THE MONSTER MEN
Edgar Rice Burroughs
1 THE RIFT
2 THE HEAVY CHEST
3 BEAUTY AND THE BEAST
4 A NEW FACE
6 TO KILL!
7 THE BULL WHIP
8 THE SOUL OF NUMBER 13
9 INTO SAVAGE BORNEO
10 DESPERATE CHANCE
11 "I AM COMING!"
13 BURIED TREASURE
14 MAN OR MONSTER?
15 TOO LATE
16 SING SPEAKS
17 999 PRISCILLA
As he dropped the last grisly fragment of the dismembered and mutilated
body into the small vat of nitric acid that was to devour every trace
of the horrid evidence which might easily send him to the gallows, the
man sank weakly into a chair and throwing his body forward upon his
great, teak desk buried his face in his arms, breaking into dry,
Beads of perspiration followed the seams of his high, wrinkled
forehead, replacing the tears which might have lessened the pressure
upon his overwrought nerves. His slender frame shook, as with ague,
and at times was racked by a convulsive shudder. A sudden step upon
the stairway leading to his workshop brought him trembling and wide
eyed to his feet, staring fearfully at the locked and bolted door.
Although he knew perfectly well whose the advancing footfalls were, he
was all but overcome by the madness of apprehension as they came softly
nearer and nearer to the barred door. At last they halted before it,
to be followed by a gentle knock.
"Daddy!" came the sweet tones of a girl's voice.
The man made an effort to take a firm grasp upon himself that no
tell-tale evidence of his emotion might be betrayed in his speech.
"Daddy!" called the girl again, a trace of anxiety in her voice this
time. "What IS the matter with you, and what ARE you doing? You've
been shut up in that hateful old room for three days now without a
morsel to eat, and in all likelihood without a wink of sleep. You'll
kill yourself with your stuffy old experiments."
The man's face softened.
"Don't worry about me, sweetheart," he replied in a well controlled
voice. "I'll soon be through now--soon be through--and then we'll go
away for a long vacation--for a long vacation."
"I'll give you until noon, Daddy," said the girl in a voice which
carried a more strongly defined tone of authority than her father's
soft drawl, "and
"I did not realize, I could not realize for a long time afterward, that any woman could sink to such moral depravity as that one must have to call a would-be rescuer to death.Page 28
The footman who opened the door raised his eyebrows in recognition as he saw who stood without.Page 41
"I understand that Monsieur Rokoff has a story for me.Page 44
The first law of nature compels them to cling tenaciously to life--to fight for it; but it does not teach them to fear death.Page 62
But one came too close, for Tarzan was accustomed to using his eyes in the darkness of the jungle night, than which there is no more utter darkness this side the grave, and with a cry of pain a saddle was emptied.Page 84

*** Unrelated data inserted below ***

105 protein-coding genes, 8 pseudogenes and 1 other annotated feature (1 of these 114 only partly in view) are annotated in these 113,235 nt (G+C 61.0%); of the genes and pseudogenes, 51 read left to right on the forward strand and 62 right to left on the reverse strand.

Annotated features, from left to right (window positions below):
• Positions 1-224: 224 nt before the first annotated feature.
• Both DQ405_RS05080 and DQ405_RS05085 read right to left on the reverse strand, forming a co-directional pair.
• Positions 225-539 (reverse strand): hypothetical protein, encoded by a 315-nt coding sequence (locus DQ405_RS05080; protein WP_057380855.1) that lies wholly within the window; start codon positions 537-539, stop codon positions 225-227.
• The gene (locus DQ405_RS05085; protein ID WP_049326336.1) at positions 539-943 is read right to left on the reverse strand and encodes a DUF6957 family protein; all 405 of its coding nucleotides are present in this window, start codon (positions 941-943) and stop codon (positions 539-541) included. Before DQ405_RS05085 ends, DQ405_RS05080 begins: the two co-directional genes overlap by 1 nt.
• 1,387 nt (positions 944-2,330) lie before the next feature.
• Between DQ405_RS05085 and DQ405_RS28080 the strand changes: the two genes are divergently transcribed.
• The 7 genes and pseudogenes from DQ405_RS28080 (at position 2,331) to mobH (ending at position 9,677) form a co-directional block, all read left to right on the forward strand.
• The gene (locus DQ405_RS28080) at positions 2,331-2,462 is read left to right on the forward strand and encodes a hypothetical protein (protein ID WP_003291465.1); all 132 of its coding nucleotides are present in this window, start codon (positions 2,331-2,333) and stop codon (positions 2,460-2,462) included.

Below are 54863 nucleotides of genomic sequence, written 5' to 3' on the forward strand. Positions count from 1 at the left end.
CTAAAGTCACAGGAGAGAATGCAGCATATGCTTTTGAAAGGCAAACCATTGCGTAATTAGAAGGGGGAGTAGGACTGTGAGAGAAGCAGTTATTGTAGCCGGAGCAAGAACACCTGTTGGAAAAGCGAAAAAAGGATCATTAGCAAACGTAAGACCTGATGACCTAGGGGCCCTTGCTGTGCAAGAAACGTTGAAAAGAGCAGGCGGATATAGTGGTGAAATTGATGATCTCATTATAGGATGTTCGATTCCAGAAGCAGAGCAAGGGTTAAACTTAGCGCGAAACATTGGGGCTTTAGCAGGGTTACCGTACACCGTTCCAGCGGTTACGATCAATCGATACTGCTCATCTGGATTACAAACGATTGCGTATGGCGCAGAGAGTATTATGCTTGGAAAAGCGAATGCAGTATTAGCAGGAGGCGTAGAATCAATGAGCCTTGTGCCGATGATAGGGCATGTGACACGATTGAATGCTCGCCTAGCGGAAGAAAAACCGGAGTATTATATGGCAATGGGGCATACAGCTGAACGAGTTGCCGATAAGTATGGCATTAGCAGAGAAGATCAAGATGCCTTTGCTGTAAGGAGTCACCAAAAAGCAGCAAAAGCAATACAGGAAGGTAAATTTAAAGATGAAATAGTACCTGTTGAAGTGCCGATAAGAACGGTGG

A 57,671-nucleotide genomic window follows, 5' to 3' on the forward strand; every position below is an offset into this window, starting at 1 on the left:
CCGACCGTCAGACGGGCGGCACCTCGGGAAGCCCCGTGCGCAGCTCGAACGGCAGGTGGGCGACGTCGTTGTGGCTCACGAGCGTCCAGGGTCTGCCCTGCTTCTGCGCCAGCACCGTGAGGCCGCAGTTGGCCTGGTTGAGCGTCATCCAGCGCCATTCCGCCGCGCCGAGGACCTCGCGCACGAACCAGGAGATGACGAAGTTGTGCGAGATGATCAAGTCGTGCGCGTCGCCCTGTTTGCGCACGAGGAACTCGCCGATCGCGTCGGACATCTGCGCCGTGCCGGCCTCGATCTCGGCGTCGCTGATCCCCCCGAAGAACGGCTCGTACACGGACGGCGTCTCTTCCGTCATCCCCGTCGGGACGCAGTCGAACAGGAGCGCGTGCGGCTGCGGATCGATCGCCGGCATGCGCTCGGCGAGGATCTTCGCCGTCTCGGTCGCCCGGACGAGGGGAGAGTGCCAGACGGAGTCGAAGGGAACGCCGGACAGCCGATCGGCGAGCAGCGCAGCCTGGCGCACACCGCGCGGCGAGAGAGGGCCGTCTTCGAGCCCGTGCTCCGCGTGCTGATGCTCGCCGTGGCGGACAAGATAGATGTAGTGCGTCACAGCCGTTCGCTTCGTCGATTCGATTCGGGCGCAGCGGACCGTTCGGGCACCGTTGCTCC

Had she been a man, he argued, he should not have hesitated, for it would have meant a friend after his own heart, with whom he could ride and hunt at will; but as it was they would be hedged by the conventionalities that are even more strictly observed by the wild nomads of the desert than by their more civilized brothers and sisters.Page 86
"What you ask will take my last cent, and the only valuable military secret I hold.Page 105
There was nothing in the cabin, nor had he any weapons; but upon a wall hung one of his old grass ropes.Page 113
Beneath Tarzan walked Numa, the lion, and when the ape-man deigned to glance downward he caught occasional glimpses of the baleful green eyes following through the darkness.Page 119
"They hunted us down as one hunts a fierce beast," said Busuli.Page 120
Tarzan's eyes had been upon the ornament, but his thoughts were elsewhere.Page 122
"And so we clambered up the face of the rocky cliffs until we reached the summit, and there from a flat mountain-top we saw, not far beneath us, a shallow valley, very narrow; and upon the far side of it was a great village of stone, much of which had fallen and crumbled into decay.Page 128
" They finally assented.Page 160
At her signal the priests rushed upon the ape-man, and, lifting him bodily, laid him upon his back across the altar, his head hanging over one edge, his legs over the opposite.Page 169
To save himself from the righteous wrath of the husband of a woman he had wronged, he perjured his soul in an attempt to place the blame entirely upon her.Page 174
She bore no light, feeling with her hands along the crumbling walls until she gained the chamber.Page 187
The quick eyes of a female caught sight of him first.Page 195
And so when they led her from her dungeon, through long, dark corridors, and up a flight of concrete steps to a brilliant courtyard, she went willingly, even gladly--for was she not among the servants of God? It might be, of course, that their interpretation of the supreme being differed from her own, but that they owned a god was sufficient evidence to her that they were kind and good.Page 210
Strong is agreeable," he said, taking the bridesmaid's hand in his, "Hazel and I think it would be ripping to make it a double wedding.